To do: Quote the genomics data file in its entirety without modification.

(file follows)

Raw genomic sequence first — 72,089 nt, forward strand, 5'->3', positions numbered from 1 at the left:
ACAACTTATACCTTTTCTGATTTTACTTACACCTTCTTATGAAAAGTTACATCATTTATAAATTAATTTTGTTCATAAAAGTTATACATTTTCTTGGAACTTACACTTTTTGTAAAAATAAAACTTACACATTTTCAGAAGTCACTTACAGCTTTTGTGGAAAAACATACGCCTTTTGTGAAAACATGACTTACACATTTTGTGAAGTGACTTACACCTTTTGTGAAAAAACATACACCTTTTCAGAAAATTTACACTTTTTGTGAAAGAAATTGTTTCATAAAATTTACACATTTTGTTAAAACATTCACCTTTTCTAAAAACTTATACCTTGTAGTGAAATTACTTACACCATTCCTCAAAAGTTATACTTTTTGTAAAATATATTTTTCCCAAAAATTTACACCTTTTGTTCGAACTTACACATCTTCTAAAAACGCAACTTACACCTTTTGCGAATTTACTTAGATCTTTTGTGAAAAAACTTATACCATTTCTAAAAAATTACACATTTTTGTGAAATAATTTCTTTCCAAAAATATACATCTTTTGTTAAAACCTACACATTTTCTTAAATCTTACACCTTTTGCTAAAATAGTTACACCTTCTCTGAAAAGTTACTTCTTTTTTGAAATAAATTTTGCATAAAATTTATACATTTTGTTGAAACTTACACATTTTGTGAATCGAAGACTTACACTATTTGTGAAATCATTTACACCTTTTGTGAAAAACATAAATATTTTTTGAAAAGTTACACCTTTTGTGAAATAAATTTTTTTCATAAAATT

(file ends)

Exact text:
Raw genomic sequence first — 72,089 nt, forward strand, 5'->3', positions numbered from 1 at the left:
ACAACTTATACCTTTTCTGATTTTACTTACACCTTCTTATGAAAAGTTACATCATTTATAAATTAATTTTGTTCATAAAAGTTATACATTTTCTTGGAACTTACACTTTTTGTAAAAATAAAACTTACACATTTTCAGAAGTCACTTACAGCTTTTGTGGAAAAACATACGCCTTTTGTGAAAACATGACTTACACATTTTGTGAAGTGACTTACACCTTTTGTGAAAAAACATACACCTTTTCAGAAAATTTACACTTTTTGTGAAAGAAATTGTTTCATAAAATTTACACATTTTGTTAAAACATTCACCTTTTCTAAAAACTTATACCTTGTAGTGAAATTACTTACACCATTCCTCAAAAGTTATACTTTTTGTAAAATATATTTTTCCCAAAAATTTACACCTTTTGTTCGAACTTACACATCTTCTAAAAACGCAACTTACACCTTTTGCGAATTTACTTAGATCTTTTGTGAAAAAACTTATACCATTTCTAAAAAATTACACATTTTTGTGAAATAATTTCTTTCCAAAAATATACATCTTTTGTTAAAACCTACACATTTTCTTAAATCTTACACCTTTTGCTAAAATAGTTACACCTTCTCTGAAAAGTTACTTCTTTTTTGAAATAAATTTTGCATAAAATTTATACATTTTGTTGAAACTTACACATTTTGTGAATCGAAGACTTACACTATTTGTGAAATCATTTACACCTTTTGTGAAAAACATAAATATTTTTTGAAAAGTTACACCTTTTGTGAAATAAATTTTTTTCATAAAATT